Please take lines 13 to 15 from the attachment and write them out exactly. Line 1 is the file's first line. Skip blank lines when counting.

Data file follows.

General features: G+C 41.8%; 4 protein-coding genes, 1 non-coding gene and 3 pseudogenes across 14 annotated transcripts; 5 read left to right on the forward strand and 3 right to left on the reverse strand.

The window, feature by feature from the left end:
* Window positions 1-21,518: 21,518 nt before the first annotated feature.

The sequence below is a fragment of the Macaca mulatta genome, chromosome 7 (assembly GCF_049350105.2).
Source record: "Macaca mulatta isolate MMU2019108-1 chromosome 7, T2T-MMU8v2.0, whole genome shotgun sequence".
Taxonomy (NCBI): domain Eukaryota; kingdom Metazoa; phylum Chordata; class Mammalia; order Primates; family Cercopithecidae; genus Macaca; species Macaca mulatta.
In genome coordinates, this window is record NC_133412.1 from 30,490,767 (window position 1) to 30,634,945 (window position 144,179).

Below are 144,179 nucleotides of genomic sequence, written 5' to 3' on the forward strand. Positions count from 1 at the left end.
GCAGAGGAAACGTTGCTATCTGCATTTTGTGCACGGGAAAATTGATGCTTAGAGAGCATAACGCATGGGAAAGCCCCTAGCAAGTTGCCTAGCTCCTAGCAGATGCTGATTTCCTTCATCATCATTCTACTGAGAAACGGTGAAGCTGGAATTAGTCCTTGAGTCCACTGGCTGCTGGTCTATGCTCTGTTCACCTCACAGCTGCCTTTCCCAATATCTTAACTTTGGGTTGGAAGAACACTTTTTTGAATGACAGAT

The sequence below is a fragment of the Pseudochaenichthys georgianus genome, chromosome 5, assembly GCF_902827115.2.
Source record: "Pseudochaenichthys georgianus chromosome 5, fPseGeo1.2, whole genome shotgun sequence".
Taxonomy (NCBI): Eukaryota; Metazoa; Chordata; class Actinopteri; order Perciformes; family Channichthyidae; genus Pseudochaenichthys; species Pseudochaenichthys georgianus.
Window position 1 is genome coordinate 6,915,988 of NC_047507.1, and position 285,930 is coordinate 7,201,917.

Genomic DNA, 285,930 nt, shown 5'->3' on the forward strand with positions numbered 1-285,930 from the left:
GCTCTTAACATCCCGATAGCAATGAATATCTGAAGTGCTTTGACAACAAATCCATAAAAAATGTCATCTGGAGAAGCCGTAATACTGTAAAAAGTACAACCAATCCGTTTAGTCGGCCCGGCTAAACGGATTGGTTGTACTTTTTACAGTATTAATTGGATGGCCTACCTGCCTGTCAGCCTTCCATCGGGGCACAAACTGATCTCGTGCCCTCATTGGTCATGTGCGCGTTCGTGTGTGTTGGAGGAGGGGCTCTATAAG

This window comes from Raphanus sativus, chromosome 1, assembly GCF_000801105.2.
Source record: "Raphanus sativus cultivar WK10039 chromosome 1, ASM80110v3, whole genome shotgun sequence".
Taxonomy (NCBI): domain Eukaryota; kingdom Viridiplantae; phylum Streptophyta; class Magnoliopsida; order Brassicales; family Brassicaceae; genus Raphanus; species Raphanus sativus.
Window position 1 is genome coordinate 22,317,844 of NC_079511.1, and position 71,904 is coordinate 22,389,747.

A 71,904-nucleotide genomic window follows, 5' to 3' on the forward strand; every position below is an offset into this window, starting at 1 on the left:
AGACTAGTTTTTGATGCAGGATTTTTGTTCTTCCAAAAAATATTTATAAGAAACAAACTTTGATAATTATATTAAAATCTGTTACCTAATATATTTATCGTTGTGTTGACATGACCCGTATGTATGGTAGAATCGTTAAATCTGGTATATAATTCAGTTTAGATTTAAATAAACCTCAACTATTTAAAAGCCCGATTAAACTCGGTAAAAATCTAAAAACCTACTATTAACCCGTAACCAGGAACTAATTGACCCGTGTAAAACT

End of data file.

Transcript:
Window position 1 is genome coordinate 6,915,988 of NC_047507.1, and position 285,930 is coordinate 7,201,917.

Genomic DNA, 285,930 nt, shown 5'->3' on the forward strand with positions numbered 1-285,930 from the left:
GCTCTTAACATCCCGATAGCAATGAATATCTGAAGTGCTTTGACAACAAATCCATAAAAAATGTCATCTGGAGAAGCCGTAATACTGTAAAAAGTACAACCAATCCGTTTAGTCGGCCCGGCTAAACGGATTGGTTGTACTTTTTACAGTATTAATTGGATGGCCTACCTGCCTGTCAGCCTTCCATCGGGGCACAAACTGATCTCGTGCCCTCATTGGTCATGTGCGCGTTCGTGTGTGTTGGAGGAGGGGCTCTATAAG